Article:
Java API Pitfalls: Boolean.getBoolean(String)
Creating a public API is a task that should not be taken lightly. Any bad decision at this stage tends to become baked in, remaining there for posterity. One such lousy decision was made by an unnamed Sun engineer, eons ago when dinosaurs roamed the earth and the Java programming language was born.
I can imagine this developer thinking to himself "I really need a method that gets a boolean value from the system properties. Since this method returns a boolean, it obviously belongs in the Boolean class! Now let me think, should I call it getBooleanSystemProperty? Nah, that's way too long and I don't have an IDE with code completion. I'll just call it getBoolean - it's so much catchier and saves typing fourteen characters!".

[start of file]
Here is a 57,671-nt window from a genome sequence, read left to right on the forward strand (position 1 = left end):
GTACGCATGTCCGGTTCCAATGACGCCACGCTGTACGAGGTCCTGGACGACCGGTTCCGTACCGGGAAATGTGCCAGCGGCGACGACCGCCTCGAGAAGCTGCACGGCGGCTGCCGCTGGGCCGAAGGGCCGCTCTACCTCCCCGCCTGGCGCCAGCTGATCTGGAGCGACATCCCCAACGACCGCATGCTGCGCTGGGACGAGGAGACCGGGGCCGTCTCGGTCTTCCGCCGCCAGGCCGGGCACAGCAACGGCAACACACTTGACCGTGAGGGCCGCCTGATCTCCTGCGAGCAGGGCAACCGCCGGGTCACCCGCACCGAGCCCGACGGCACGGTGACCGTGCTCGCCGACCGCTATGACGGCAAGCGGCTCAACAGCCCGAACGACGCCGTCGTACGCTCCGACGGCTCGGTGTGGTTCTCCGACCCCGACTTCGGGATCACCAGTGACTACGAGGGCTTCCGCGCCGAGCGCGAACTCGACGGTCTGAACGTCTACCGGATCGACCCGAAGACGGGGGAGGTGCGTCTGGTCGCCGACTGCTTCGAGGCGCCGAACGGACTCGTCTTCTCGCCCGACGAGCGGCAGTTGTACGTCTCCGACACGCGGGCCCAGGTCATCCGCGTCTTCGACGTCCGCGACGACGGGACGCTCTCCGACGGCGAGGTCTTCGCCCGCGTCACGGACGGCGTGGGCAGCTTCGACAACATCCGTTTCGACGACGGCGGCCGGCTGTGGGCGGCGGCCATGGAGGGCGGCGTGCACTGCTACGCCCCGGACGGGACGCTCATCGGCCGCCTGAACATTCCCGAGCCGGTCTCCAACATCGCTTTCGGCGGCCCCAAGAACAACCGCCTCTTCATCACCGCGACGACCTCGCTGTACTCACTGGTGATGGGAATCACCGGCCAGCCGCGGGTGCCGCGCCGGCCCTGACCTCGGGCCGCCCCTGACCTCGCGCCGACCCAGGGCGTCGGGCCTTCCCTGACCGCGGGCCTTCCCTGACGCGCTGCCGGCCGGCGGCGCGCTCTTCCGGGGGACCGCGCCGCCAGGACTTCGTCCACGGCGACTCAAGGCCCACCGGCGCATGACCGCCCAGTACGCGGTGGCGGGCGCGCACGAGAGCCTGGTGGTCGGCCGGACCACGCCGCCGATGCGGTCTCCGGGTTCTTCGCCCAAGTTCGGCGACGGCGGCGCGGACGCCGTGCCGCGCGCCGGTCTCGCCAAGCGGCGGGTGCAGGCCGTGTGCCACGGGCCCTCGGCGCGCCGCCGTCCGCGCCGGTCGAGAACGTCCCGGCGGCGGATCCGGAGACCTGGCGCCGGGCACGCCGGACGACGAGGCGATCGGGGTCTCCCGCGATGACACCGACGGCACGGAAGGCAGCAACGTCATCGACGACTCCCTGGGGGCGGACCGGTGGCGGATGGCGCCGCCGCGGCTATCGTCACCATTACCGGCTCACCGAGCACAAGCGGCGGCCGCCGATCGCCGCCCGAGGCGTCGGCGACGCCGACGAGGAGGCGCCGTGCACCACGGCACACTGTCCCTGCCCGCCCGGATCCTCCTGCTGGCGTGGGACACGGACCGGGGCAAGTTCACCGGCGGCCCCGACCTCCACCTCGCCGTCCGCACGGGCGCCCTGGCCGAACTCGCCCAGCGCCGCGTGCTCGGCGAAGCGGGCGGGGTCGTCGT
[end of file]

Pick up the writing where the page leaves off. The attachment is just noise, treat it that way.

And thus, the Boolean.getBoolean(String) method was born.
Cut to a few years later, a programmer needs to convert a String to a boolean value. Remembering that there's some static method in the Boolean class for this, she types "Boolean." and waits for the code completion popup to appear. Her eyes scan the list of method names, and stop at getBoolean. "This is it" she thinks, failing to notice that further down the list there's also a method called valueOf.
A few weeks pass until somebody notices that no matter what string value the program receives, it always treats it as "false". It takes another few hours to trace the cause of this bug to the innocent-looking call to getBoolean.
Now you may think that this story is fictitious, but I've seen this mistake being made at least twice. And the fault lies entirely with this method, which is located in the wrong class and has a name that does not convey its purpose accurately. If you don't believe me, just ask Glen Stampoultzis.
What surprises me the most is that Sun didn't choose to deprecate this method, as a way of admitting that they screwed up and flagging that it should not be used. And so, it remains a part of the core Java API, like a landmine waiting quietly to be stepped on by a poor victim.